School newsletters that work

Use Education Week as the catalyst to evaluate your school newsletter's effectiveness as a communication tool.

This year’s Education Week theme, Learning together, provides a perfect platform to rethink how you communicate with your school community. Research shows that parents think school newsletters are the most important form of communication after personal contact.

Why not use the lead-up to Education Week to evaluate how effective your newsletter really is? Here are some key points to keep in mind.

Positive communication techniques

An effective newsletter

  • Develops positive school and parent relationships
  • Provides important, timely and interesting content that informs and educates
  • Presents a positive school image and corrects false perceptions

A well-written and designed newsletter can be an inexpensive and effective communication and engagement resource for your school.

While the essential aim is to keep parents up-to-date with school activities and policies, newsletters should be written and presented in a way that is of interest to the broader community. Your newsletter will have wider readership appeal if you include interesting and fun material such as student contributions, opinion pieces, interesting facts and figures as well as local news.

As an important school promotional resource, your newsletter should carry the school’s key messages throughout the content, reinforcing the image and reputation you are building.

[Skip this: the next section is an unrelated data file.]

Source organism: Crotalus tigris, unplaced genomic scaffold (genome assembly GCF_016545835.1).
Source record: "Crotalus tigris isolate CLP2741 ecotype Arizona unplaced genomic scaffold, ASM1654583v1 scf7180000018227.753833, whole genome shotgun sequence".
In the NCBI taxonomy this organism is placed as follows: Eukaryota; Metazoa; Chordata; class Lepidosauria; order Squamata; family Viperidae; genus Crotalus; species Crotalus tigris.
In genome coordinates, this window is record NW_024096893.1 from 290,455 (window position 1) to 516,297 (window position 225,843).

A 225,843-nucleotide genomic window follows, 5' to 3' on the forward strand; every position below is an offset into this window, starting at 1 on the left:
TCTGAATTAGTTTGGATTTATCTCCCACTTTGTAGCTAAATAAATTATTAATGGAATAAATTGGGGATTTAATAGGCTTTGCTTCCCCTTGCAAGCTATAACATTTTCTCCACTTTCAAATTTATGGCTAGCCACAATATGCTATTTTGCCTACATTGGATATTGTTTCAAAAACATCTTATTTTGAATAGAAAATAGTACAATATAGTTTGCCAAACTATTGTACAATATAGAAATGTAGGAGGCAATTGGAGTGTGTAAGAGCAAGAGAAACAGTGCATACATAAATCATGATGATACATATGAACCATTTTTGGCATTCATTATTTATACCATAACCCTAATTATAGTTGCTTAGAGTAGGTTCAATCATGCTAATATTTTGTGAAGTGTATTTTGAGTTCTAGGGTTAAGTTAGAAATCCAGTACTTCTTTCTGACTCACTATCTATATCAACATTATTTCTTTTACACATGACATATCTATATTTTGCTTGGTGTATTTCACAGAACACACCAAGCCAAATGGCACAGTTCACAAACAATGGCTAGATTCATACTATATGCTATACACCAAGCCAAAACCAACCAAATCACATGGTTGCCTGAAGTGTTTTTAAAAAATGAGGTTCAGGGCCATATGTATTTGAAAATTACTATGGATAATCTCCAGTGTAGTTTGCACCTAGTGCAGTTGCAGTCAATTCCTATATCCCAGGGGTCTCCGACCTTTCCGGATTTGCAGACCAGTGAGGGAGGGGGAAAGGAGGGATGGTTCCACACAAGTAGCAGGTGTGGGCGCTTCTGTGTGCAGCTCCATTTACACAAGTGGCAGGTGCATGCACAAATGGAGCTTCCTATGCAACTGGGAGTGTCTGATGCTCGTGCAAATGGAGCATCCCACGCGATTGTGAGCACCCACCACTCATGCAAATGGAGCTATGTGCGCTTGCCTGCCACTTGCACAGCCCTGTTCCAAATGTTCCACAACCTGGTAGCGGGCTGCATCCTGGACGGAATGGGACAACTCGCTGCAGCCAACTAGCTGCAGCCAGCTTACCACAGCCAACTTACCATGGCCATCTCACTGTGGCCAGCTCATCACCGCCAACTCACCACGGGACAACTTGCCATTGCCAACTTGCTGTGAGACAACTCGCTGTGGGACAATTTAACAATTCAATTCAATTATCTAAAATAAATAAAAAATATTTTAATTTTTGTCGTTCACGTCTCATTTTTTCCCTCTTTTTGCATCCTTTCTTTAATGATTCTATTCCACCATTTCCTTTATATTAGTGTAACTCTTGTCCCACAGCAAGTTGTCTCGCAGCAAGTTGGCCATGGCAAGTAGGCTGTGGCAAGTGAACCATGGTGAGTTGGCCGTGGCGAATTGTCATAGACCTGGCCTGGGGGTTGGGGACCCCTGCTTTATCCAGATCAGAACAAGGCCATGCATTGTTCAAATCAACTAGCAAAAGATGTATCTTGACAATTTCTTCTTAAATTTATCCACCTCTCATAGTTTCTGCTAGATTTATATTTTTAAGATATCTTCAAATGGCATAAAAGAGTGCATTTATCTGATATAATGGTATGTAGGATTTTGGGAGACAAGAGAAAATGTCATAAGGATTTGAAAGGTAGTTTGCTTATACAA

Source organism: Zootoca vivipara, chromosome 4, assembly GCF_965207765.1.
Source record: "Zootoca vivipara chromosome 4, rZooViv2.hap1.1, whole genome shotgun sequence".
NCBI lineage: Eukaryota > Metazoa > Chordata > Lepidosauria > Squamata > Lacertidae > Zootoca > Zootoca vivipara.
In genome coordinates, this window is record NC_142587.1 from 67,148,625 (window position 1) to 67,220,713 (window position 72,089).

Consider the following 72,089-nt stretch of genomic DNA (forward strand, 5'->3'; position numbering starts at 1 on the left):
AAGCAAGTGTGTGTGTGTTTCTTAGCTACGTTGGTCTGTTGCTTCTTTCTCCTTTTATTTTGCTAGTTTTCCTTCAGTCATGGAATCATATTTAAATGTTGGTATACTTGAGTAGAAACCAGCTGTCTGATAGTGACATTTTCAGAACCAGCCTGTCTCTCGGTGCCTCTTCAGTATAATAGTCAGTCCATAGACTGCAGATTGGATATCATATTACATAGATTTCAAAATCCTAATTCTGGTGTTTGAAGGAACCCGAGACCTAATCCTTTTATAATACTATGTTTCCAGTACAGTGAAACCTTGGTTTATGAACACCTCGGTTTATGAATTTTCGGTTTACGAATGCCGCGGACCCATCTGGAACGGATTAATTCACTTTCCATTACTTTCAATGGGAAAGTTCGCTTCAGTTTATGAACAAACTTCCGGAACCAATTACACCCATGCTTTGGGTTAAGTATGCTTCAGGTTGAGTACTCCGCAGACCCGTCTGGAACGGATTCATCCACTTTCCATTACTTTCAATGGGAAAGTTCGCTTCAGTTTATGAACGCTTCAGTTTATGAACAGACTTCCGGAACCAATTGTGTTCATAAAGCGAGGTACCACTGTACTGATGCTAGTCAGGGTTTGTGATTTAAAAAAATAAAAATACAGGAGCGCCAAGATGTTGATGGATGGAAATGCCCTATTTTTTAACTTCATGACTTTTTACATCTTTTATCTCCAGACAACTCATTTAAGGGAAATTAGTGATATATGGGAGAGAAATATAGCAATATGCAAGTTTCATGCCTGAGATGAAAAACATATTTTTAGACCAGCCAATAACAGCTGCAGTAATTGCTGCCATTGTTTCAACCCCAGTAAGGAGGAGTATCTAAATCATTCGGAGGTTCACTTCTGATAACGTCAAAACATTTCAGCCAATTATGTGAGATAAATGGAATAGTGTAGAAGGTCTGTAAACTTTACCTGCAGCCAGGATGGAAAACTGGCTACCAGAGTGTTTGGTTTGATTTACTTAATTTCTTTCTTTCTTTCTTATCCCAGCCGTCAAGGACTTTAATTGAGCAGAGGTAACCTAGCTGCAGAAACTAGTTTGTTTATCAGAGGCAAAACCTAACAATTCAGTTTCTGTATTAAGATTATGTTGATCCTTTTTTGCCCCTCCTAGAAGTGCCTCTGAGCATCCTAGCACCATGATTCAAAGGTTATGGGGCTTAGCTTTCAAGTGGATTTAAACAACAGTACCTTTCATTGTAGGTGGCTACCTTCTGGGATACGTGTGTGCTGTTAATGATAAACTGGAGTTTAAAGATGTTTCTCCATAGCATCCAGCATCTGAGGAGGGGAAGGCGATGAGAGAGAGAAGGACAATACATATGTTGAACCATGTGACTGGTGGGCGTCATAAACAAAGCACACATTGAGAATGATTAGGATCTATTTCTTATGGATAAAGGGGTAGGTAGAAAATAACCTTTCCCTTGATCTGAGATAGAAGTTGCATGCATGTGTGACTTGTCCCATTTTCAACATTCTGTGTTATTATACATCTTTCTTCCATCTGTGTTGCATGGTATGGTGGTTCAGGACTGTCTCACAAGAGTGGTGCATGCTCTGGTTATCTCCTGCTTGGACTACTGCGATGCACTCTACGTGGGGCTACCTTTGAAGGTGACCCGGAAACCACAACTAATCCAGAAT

When writing your newsletter always put yourself in your audience's shoes - current parents, prospective parents, staff, students and wider community. Always remember that your newsletter is in the public domain and creates powerful perceptions about your school.

Design suggestions

Aim for a clear, well laid out design that is consistent with the overall look of your communications resources. The masthead should clearly brand your newsletter as belonging to your school

  • An eye-catching masthead will establish an identity with strong visual impact.
  • Reinforce your visual identity by making sure that the colours and graphical look of your newsletter reflect your other school publications.
  • Set up guidelines for text and graphics in your template
  • For a clear uncluttered layout avoid too many fonts and overusing underlining, italics or special font effects.
  • Make sure you proofread the newsletter for spelling and grammatical errors. Nothing looks worse than a school that can’t spell!
  • If you have a regular feature in each issue, such as calendar dates, devise a “look” that belongs to that particular feature.
  • Some suggestions for regular features and other occasional content are:
    • diary dates
    • principal’s update
    • P&C news
    • special achievements
    • student reports on excursions
    • school performances
    • debating and public speaking competitions and
    • advertisements from local businesses to help offset your costs.
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